Three weeks ago I had to go in for my "interview". The interview that is the final deciding factor as to whether or not I get to legally stay in Poland or if the country will politely ask me to leave on the next plane
( I think they actually pay for that plane ticket so I am keeping this in mind if I ever decide to jump ship).
I was a bit nervous about the interview because I wasn't exactly sure what to expect. I knew that most of the questions would be about my background, family, this sort of thing, and then later they would pretty much just ask Martin the same questions to see if we had our stories straight and were telling the truth. Easy. But then, you never know with these government types. And I was supposed to bring a translator. Even though the interviewer knows perfect English, he is supposed to conduct the interview in Polish with a translator so that everything can be exactly understood. Out of Martin's many English speaking cousins we strong armed his cousin Kamila into translating for us and she did a great job. Not good enough for the interviewer, but who cares. She was great. And she is such a lovely girl, that having her there really made me feel much more calm.
The only question that really caught me off guard was when he asked me "why I wanted to live in Poland". Not the question itself, this is a perfectly reasonable and expected question to ask someone like me. In fact this is the first and only question he asked that wasn't a "yes" or "no" question or a list of required names and dates (btw - The Polish government now has the names and ages of all my living and deceased siblings - just thought I'd let all 9 of you know - poor guy - his head was about to explode) The reason it caught me off guard was because he asked me the question several times. Perhaps he just didn't understand my answer, or maybe he didn't believe me. But whatever the reason he kept asking me the question in different ways. It kind of made me uncomfortable. I get that moving from America to Poland seems far fetched for some Poles. I get this question with some regularity from acquaintances, moms in the neighborhood, and their confused and incredulous stares after my explanation are not isolated incidents. Apparently one is mad to want to leave America. But that is, perhaps, a different post altogether, no?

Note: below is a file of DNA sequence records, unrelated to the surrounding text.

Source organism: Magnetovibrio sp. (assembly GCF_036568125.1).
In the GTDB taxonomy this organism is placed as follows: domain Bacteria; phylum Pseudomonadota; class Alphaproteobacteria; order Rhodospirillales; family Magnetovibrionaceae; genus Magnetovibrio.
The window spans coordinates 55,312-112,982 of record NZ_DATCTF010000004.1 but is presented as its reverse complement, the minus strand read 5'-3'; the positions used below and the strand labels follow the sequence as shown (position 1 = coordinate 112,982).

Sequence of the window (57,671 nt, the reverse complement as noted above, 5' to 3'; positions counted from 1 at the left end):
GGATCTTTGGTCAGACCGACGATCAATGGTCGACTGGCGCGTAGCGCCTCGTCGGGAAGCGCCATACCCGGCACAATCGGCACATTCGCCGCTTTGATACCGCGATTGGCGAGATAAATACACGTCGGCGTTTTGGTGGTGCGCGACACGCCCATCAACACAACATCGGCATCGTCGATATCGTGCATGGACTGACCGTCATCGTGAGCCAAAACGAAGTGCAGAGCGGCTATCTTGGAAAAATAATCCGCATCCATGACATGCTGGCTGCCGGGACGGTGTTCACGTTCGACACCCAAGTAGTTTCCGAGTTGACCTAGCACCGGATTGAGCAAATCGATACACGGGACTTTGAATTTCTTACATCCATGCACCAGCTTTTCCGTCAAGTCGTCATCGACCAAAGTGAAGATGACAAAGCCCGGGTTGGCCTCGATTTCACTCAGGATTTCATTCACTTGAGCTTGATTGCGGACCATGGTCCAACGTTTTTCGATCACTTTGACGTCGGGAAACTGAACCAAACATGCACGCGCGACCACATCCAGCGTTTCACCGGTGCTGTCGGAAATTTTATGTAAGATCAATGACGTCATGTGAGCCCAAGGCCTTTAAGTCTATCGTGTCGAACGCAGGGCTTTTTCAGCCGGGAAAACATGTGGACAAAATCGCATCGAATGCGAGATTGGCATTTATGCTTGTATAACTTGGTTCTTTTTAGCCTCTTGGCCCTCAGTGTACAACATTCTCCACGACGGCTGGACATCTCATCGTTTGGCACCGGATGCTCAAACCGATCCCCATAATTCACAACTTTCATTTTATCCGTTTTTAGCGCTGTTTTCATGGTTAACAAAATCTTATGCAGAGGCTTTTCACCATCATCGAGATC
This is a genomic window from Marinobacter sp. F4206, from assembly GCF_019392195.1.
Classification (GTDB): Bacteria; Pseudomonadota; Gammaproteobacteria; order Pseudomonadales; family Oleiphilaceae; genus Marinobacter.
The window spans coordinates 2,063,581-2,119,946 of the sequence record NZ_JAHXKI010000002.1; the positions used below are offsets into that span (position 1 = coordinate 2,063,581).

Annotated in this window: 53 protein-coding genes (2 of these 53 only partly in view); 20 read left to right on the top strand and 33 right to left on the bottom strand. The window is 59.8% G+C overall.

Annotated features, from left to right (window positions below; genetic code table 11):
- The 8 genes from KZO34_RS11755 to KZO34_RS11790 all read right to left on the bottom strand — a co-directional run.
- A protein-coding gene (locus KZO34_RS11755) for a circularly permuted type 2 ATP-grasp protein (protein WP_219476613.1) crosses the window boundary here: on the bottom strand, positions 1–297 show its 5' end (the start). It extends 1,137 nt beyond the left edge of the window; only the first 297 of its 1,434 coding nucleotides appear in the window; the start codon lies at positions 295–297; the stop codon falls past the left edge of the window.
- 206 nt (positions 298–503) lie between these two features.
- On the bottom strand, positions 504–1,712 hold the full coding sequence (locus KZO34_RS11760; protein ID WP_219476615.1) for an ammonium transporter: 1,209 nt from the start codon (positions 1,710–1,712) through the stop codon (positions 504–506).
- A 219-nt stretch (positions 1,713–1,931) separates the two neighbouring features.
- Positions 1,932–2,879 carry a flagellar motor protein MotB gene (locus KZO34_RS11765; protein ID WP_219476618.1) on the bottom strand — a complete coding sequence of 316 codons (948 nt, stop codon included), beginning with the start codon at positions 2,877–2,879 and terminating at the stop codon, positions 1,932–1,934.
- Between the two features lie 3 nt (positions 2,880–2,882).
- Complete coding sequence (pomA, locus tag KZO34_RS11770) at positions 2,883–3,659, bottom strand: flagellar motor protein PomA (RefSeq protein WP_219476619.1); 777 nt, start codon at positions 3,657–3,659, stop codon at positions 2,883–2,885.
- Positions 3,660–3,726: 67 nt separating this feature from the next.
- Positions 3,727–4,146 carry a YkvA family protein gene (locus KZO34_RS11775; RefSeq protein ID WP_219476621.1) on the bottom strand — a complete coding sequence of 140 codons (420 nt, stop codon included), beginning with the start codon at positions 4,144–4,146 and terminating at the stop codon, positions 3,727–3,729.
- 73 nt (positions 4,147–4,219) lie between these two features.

So, in the end, he just looked at me and said, "looks good, you'll probably get a 2 year permit instead of the one year because of your circumstances, please send in your husband". From there I summoned Martin, who apparently spent 20 minutes talking American football with the guy (who loves it, watches it from his sports package cable and has no one else to talk to about it, which had basically been Martin's life in America, except with European football (soccer). I think they should be bff's.) before also commanding Martin to rattle off the many names and ages of my siblings, just to verify, and we all went out to the fancy Pizza Hut to celebrate it's koniec .
Two days alter I got the call... you're legal!
I went down and got my "decisja" in person a few days later and now I wait for my little card, with my picture, letting the whole world know that I am officially allowed to stay in Poland and in two years time, if all goes well, I can start pursuing my citizenship, without having to leave the country first , if I so desire.
Easy Peasy. It only took us a year to get around to it...
(It took us a long time. longer than it should have. Moving to a new country has been exhausting and long work. We are still not completely "moved in" and pushing back things that were able to be pushed back, little by little, is one of the only ways we have been able to get everything done. Luckily this was one of those things.)
So... CHEERS! to all of you citizens of Poland who have so warmly welcomed me, to those of you who think I'm nuts for wanting to stay, and for those ex-pats who understand why!